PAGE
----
When trying to decide today’s movie, it seemed an obvious choice. What movie had I been wanting to see ever since the plans for a sequel had first been announced? Why, Kingsman: The Golden Circle. What else?
After the fun of the first film (despite a surprising misstep by Samuel L. Jackson with his silly lisp in that film), the idea that a sequel was coming out was very exciting. Who wouldn’t want to see the further adventures of these characters. Were the rumors true and a much-loved character was returning? Would they improve on the villain this time around? When I saw Kingsman: The Golden Circle pop up in my search, I just had to finally lay my questions to rest…and hopefully have a good a time doing it.
Taron Egerton takes over the lead in Kingsman: The Golden Circle, and despite not having seen him in much of anything but the original, does a solid job in the role. He seems more comfortable in his role this time around, and he and Merlin (played by a – finally – correctly cast Mark Strong) do a solid job of leading the viewers on their way. Taron really steps up to the plate, and shows how much he learned from Colin in the first film.
Julianne Moore, who is more known for her last-minute replacements of famous characters in sequel (she took over for Jodie Foster in Hannibal (2001), as well as replacing Laura Dern in The Lost World: Jurassic Park (1997)), she has been known to turn in some strong performances in quirky films like Children of Men (2006) and Blindness (2008). With Poppy in Kingsman: the Golden Circle, she’s finally chosen a villain role that she can really connect with. While Poppy is evil, her actions are wrapped up in a neat housewife persona (like when she serves one of her henchman a picture perfect cheeseburger that just happens to be made from human meat. As Charlton Heston would say in Soylent Green (1973), that cheeseburger “…is people!”). It’s a smart choice for her, and viewers will enjoy how she seems to relish the role.
Surprisingly, even seemingly miscast actors finally get a role that fits them in Kingsman: The Golden Circle. Channing Tatum, who is usually not that great in anything, seems like a smart fit for his role as an agent from the South. He doesn’t get a whole lot of screen time (a positive thing), and he doesn’t actually mess up any of the screen time he does have. When was the last time viewers could say they liked Tatum for his acting in a film?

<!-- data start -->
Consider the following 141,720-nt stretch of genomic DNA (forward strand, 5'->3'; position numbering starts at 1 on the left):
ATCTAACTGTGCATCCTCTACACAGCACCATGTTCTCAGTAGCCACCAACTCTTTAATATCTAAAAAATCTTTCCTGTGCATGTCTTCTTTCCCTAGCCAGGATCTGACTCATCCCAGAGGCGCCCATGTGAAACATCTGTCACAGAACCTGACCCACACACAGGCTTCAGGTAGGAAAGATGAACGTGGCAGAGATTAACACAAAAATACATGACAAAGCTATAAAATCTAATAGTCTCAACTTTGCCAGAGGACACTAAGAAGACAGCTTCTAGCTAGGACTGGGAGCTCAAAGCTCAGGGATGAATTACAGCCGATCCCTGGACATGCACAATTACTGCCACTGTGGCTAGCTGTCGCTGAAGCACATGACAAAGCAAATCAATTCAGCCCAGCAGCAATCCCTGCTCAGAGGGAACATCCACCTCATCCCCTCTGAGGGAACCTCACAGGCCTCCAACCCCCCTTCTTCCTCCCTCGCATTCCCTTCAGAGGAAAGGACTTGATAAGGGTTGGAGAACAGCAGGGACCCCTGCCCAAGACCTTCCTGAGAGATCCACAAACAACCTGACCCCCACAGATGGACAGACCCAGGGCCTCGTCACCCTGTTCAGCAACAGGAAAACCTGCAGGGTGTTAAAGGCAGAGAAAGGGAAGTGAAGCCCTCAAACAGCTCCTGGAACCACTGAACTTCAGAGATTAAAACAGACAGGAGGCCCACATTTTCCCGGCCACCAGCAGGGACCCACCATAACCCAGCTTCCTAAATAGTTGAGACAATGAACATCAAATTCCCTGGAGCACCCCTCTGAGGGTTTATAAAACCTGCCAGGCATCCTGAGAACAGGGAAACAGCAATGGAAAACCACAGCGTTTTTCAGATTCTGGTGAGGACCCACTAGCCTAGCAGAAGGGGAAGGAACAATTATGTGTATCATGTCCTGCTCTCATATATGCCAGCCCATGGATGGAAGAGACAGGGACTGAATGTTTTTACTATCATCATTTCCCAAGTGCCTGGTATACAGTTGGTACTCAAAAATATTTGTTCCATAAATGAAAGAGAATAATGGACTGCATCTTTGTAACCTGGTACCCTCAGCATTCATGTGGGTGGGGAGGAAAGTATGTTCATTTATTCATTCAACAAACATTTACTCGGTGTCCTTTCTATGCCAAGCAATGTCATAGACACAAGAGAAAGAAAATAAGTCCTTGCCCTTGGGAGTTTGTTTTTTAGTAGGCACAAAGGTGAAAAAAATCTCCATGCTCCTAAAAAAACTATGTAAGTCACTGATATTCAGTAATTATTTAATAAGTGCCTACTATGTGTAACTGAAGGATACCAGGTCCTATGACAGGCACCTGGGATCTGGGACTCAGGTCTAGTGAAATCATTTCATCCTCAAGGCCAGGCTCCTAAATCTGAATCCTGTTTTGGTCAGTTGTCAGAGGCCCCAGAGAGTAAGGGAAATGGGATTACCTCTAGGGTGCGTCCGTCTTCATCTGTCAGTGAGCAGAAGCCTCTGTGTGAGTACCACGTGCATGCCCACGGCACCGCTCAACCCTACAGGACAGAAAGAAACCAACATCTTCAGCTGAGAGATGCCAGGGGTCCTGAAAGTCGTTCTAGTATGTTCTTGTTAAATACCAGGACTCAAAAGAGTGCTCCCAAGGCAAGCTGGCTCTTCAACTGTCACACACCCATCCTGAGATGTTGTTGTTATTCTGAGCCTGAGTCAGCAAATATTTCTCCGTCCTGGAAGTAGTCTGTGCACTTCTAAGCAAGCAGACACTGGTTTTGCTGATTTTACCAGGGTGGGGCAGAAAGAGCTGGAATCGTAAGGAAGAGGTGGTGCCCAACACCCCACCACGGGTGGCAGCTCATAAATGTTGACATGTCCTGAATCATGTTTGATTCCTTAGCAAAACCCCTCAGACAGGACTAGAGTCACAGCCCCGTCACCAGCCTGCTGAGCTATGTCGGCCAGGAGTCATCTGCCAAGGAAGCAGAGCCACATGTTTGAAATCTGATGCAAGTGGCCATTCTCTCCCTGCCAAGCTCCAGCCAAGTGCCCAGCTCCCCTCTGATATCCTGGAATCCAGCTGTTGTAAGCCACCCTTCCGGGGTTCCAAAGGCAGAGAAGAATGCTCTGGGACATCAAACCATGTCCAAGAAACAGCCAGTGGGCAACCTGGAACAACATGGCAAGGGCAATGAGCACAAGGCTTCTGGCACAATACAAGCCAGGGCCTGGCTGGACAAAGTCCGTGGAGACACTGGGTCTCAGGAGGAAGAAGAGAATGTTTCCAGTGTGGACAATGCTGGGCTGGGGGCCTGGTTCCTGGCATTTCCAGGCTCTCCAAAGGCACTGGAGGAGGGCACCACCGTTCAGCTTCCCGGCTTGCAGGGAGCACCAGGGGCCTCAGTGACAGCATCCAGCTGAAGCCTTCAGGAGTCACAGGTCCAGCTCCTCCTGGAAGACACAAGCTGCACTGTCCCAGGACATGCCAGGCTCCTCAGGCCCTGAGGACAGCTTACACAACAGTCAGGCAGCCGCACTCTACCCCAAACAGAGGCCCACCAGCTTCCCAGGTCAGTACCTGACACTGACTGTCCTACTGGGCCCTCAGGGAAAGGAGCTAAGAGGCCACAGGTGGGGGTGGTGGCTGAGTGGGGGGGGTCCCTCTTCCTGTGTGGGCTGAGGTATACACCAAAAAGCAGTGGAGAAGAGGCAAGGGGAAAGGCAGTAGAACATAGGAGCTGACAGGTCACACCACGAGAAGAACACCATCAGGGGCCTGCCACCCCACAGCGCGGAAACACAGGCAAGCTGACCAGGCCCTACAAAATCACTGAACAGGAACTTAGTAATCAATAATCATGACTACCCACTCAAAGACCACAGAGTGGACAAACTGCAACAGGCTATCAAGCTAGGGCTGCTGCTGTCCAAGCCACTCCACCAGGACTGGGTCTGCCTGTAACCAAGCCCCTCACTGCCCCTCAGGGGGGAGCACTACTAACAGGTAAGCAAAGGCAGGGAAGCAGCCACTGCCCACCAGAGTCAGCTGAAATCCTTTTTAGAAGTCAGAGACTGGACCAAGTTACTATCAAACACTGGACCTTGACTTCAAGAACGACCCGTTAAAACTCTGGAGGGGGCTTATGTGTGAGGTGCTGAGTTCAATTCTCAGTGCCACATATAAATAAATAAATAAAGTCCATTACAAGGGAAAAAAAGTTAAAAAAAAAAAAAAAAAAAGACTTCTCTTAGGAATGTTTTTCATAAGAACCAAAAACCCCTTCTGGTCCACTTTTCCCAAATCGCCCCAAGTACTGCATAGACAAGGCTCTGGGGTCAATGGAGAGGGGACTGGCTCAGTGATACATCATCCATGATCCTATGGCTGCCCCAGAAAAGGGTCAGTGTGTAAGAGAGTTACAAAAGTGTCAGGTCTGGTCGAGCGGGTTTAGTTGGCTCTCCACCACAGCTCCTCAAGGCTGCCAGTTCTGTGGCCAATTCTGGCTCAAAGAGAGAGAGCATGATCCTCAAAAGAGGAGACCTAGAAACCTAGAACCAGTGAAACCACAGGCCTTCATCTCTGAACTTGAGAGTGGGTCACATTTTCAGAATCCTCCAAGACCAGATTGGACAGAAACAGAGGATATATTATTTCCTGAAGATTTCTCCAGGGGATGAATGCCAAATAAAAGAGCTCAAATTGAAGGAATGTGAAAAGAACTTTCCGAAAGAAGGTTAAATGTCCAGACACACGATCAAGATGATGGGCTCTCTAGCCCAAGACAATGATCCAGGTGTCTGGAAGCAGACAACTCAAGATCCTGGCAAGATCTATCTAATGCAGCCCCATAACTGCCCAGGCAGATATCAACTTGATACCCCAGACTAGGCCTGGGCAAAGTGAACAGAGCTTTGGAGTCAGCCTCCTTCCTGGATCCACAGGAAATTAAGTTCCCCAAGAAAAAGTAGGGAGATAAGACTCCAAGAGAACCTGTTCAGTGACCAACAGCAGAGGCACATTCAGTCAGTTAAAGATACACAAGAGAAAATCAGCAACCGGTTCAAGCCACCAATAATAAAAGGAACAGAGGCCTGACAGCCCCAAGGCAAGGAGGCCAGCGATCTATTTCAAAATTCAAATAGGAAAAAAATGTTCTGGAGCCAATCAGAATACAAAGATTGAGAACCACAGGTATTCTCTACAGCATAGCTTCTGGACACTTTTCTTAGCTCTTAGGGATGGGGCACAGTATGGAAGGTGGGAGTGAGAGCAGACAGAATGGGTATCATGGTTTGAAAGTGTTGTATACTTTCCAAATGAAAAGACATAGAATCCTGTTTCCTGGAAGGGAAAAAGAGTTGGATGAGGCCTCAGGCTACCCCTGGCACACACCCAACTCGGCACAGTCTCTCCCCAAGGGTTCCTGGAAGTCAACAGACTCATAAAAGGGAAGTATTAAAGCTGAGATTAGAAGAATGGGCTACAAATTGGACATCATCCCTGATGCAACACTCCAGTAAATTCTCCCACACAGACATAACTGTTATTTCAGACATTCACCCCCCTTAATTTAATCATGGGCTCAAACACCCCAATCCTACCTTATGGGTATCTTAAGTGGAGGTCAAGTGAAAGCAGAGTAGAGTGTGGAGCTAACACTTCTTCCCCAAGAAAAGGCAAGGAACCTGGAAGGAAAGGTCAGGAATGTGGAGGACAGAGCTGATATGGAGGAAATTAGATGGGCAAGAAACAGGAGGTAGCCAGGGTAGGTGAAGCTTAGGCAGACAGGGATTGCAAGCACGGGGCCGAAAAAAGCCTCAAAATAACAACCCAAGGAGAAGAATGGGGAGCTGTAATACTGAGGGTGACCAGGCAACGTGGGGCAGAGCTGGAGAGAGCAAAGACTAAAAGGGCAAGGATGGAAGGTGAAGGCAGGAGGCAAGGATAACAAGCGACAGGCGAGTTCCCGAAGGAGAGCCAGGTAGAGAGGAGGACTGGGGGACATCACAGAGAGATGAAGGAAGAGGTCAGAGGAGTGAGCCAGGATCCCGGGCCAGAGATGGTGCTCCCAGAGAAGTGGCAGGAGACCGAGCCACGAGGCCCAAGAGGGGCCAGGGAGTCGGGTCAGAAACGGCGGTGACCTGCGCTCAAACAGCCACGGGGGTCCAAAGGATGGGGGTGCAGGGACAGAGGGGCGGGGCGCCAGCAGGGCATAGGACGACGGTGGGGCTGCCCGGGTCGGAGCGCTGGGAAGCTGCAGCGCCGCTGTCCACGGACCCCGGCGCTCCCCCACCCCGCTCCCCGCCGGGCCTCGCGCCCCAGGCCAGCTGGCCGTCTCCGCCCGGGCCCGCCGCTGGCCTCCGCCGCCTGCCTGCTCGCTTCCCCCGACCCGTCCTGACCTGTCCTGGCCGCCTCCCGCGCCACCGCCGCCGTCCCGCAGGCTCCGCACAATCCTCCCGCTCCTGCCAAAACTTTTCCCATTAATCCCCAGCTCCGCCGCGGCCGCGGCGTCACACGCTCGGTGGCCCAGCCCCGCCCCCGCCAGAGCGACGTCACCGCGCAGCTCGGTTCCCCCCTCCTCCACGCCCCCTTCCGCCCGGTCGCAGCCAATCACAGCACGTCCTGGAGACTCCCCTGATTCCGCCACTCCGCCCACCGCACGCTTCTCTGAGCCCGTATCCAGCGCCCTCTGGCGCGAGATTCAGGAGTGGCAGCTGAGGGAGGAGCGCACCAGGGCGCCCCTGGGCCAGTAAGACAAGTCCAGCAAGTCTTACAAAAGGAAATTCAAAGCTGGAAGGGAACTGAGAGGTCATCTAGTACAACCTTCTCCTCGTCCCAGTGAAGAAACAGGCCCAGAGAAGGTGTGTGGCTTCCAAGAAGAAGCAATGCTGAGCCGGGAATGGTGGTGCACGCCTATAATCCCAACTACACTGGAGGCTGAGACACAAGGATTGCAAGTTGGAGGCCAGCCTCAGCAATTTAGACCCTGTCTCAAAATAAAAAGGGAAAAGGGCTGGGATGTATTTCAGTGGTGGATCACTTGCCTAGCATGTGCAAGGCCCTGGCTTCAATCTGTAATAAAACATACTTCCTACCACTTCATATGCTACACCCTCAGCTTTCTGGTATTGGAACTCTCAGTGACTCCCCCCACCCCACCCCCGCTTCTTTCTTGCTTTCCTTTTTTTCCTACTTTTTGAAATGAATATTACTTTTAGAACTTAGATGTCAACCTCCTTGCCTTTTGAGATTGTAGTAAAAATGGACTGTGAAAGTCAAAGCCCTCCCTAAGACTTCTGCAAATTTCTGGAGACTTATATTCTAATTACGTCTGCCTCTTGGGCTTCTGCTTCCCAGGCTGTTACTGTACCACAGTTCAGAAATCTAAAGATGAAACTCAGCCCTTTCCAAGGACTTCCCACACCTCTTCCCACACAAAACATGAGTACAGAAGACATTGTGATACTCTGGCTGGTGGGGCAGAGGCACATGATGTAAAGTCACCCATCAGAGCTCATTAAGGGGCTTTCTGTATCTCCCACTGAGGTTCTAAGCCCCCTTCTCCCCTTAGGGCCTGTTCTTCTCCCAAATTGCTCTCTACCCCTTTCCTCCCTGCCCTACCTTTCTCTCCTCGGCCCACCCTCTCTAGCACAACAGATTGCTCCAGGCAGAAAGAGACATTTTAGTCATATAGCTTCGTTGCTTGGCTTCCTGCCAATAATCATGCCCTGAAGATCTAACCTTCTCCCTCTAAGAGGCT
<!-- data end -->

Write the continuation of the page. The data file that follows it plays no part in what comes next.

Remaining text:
Even Halle Berry changes things up and plays the bookish computer cracker, even while letting the main stars run with the film. Unlike earlier films like Monster’s Ball (2001) (where she was constantly naked) or Swordfish (2001) (where her expensive boob shot overshadowed everything else about that film in the media), she’s finally content with sharing the spotlight. Maybe being a part of X-Men (2000) really opened her eyes. After all, she wasn’t the primary character there, but still managed to snag a piece of the spotlight as part of a team.
As with any sequel, Kingsman: The Golden Circle tries to keep the feel of the original, while expanding on the universe the first film created. They, thankfully, manage to do both with style, making the viewer feel both instantly at home again, and excited to see where the story is headed. With an expansion that includes a trip to the US (something that seems a natural fit to expand the universe), the storyline just seems to make sense in the world that the first film created.
Okay, it does stretch things a bit, but even those plot twists are used to the film’s advantage. For instance, one of the more bizarre twists is used not only to reinvigorate the storyline to match with the original, it’s actually used as a major point later on during the film’s climax. That makes the twist seem more of a natural fit to Kinsgman: The Golden Circle, rather than just a silly Hollywood trick to bring back the magic of the first film.
The action sequences, like they were in Kingsman: The Secret Service (2014), are stylized to perfection in Kingsman: The Golden Circle. Using an interesting mix of slow-motion/bullet-time sequences, they keep the viewer tuned in to the action, no matter how quickly it’s going by in real-time. It’s like inserting a hyper-awareness into the fights, and just like in The Matrix (1999), it helps keep the viewer connected to the danger the protagonist(s) face and gives the viewer a heightened thrill at being able to see the sequences in minute detail, rather than just a quick blur they might miss.
With a cast that seems perfectly cast, from the villain to the protagonists to their new allies – despite the inclusion of perennial miscasts like Julianne Moore and Channing Tatum, a storyline that easily fits into the world the original created, and even the crazy plot twists finely worked into the story in a natural way, Kingsman: the Golden Circle does what films rarely do: actually manage to not only live up to the original, but actually improve on it. There are no missteps here – not even a weird lisp that will pull viewers out. This is the sequel that fans of Kingsman: The Secret Service (2014) have been waiting for, and is as good as this series will ever get.
If you haven’t seen the original, make sure to watch Kingsman: The Secret Service (2014) first. Kingsman: the Golden Circle is definitely one of those sequels that’s better after watching the original.]